PERSPECTIVE: The Independent’s huge leap in sales may be short-lived

September’s newspaper ABCs make fascinating reading - especially as they cover the Diana period. Not surprisingly, it was a cracking month for the nationals. Barring the Star and the Sport, they are all up, with the Independent, which also relaunched on 16 September, achieving one of the biggest rises.

September’s newspaper ABCs make fascinating reading - especially as

they cover the Diana period. Not surprisingly, it was a cracking month

for the nationals. Barring the Star and the Sport, they are all up, with

the Independent, which also relaunched on 16 September, achieving one of

the biggest rises.



Again, not surprisingly, there is much crowing from Canary Wharf about

the paper’s 12 per cent gain, trotting out the usual flannel about the

new ’fresher and sharper’ look and the ’positive reaction’ from

readers.



Yet it may not be all that much to write home about. All the other

qualities recorded significant gains (its closest competitor, the

Guardian, was up 10.6 per cent, the Times 7 per cent, the Financial

Times 5.7 per cent and the Telegraph 4 per cent). On top of that, the

Independent spent heavily on TV and outdoor and upped its bulks from

14,000 in September 1996 to 25,000 last month, all of which takes off

some of the gilt. In this context, talk of a 12 per cent rise should be

prefaced with the word ’only’.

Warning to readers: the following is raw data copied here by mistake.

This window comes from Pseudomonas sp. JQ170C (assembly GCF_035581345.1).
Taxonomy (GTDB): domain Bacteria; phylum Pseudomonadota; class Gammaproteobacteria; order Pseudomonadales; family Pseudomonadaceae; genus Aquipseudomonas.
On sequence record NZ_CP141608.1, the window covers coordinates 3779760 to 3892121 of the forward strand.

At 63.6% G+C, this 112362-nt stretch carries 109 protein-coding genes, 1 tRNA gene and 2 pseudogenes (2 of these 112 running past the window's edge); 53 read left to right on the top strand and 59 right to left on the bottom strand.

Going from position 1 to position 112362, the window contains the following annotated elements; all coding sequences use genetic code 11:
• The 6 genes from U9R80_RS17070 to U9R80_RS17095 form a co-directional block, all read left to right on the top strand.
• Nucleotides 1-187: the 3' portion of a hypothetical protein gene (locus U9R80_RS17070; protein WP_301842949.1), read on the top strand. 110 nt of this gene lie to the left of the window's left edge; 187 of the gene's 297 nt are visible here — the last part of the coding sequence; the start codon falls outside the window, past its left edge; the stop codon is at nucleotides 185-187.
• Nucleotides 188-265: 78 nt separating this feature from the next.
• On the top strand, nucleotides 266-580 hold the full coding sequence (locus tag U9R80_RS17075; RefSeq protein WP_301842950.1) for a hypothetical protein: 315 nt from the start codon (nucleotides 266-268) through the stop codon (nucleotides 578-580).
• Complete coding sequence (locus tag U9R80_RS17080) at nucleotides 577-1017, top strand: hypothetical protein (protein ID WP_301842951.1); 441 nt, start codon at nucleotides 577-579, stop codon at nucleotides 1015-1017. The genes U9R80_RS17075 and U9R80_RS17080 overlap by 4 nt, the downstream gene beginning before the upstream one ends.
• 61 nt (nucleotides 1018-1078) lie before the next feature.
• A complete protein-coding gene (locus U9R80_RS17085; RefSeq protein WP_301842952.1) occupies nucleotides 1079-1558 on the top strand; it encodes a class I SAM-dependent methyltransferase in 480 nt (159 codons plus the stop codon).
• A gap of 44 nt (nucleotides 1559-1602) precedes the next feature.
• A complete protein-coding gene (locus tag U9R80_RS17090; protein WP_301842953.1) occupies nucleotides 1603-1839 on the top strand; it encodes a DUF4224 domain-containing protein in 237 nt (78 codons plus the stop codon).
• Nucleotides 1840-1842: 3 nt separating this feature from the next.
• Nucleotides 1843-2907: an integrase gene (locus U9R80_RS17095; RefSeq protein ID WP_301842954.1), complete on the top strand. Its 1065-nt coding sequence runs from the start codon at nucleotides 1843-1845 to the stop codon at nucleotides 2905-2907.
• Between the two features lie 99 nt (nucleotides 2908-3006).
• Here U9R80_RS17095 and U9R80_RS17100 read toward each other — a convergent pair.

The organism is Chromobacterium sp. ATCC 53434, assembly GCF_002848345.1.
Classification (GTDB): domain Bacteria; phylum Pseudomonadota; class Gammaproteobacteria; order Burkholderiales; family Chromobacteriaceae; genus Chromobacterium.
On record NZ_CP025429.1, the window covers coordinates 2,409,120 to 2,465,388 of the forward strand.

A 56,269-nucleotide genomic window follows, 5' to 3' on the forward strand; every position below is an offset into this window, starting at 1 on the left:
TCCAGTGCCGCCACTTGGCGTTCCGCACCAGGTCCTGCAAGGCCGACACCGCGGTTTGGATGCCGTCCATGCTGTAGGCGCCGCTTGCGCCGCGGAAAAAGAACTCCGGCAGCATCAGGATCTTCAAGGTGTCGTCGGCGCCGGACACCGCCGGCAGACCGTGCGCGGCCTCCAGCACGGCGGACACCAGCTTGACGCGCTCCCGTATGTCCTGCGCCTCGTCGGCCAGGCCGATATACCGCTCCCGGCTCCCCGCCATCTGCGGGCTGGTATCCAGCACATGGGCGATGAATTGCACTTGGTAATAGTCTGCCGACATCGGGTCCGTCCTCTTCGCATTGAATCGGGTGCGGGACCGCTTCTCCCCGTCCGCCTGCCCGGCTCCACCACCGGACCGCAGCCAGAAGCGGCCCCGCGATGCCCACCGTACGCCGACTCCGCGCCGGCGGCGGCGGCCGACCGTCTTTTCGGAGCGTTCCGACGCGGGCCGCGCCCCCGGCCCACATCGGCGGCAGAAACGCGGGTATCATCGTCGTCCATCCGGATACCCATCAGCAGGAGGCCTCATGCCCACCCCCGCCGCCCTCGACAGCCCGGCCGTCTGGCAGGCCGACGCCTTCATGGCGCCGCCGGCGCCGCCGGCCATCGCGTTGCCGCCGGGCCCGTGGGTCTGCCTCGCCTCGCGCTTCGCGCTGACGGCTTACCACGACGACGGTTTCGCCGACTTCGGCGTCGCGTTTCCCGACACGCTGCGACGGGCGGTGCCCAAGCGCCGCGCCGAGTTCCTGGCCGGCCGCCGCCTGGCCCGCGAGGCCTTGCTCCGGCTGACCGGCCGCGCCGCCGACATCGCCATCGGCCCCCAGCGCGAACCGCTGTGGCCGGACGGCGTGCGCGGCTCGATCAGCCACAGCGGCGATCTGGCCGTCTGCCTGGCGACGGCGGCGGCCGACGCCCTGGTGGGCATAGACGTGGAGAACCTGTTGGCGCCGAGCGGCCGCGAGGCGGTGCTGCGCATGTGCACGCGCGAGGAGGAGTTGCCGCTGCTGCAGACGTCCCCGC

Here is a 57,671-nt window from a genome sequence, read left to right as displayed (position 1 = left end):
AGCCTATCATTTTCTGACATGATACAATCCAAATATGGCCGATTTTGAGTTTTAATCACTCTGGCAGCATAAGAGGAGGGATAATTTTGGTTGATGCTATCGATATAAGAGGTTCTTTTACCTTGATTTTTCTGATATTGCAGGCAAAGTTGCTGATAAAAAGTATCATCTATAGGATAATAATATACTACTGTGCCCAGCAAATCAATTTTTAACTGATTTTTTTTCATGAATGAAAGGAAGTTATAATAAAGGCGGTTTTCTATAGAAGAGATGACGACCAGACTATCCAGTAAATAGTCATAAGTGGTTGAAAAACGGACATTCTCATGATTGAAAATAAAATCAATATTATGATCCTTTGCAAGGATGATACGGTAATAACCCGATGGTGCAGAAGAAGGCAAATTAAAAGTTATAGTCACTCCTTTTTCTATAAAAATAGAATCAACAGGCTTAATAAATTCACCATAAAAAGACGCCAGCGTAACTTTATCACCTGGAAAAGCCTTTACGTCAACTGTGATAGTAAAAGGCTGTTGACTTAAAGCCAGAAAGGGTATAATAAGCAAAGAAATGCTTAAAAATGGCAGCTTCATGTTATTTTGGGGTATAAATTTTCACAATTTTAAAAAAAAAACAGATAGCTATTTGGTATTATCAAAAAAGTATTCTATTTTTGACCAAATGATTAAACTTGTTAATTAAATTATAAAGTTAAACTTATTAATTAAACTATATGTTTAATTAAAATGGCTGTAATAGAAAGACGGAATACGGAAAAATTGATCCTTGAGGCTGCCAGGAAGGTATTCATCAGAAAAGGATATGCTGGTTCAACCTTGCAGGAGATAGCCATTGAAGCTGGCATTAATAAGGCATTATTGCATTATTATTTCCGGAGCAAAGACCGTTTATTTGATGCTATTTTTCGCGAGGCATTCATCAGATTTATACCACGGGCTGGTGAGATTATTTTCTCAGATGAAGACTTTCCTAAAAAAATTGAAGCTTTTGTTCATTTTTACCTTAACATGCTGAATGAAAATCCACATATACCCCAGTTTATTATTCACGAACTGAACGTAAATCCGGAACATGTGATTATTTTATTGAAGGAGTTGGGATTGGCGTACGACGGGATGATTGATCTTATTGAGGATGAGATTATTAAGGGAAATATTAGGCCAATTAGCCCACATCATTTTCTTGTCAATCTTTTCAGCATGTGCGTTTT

The real test must, therefore, come this month, when we will see whether

the paper can hang on to its increased sale now that the advertising

campaign has been halted.



If the rumours that the editor, Andrew Marr, is increasingly beleaguered

are true, then it may be that October will indeed prove to be a

watershed.



Yet relaunches are always difficult to judge. The more radical they are,

the longer they take to come good - as the Guardian found out in 1988 -

which is why instant punditry should sometimes be avoided. In this case,

the Independent’s latest relaunch (is that six or ten now? I’ve lost

count) was radical with a capital R.



My own view is that it was too radical, even though I could understand

the process by which Marr got there. In fact, all his bold words about

filling the pages with analysis rather than news (which, since news is

labour-intensive and analysis isn’t, is one way of rationalising a cut

in the number of reporting staff) were rendered hollow by the public’s

appetite for news of the Diana tragedy - as evidenced by September’s

sales. The result? An intense, wordy, sanitised paper that looks

forbidding and doesn’t really stand for anything, plus a weedy second

section that looks like a cheap listings handout.



For my part, the problem is crystallised by the front page, the most

daring part of the redesign, which eschews conventional news for an

extended piece of analysis. But by its nature, analysis is cold and

dispassionate - the antithesis of the buzz that newspapers are about and

which makes people buy one paper rather than another.



So, if October does indeed turn out to be a bad month for the

Independent, the paper is faced with a dilemma. Does it relaunch again,

or does it stick with it, increase the ad budget and hope it comes good?

Sounds like a good piece of analysis to me.



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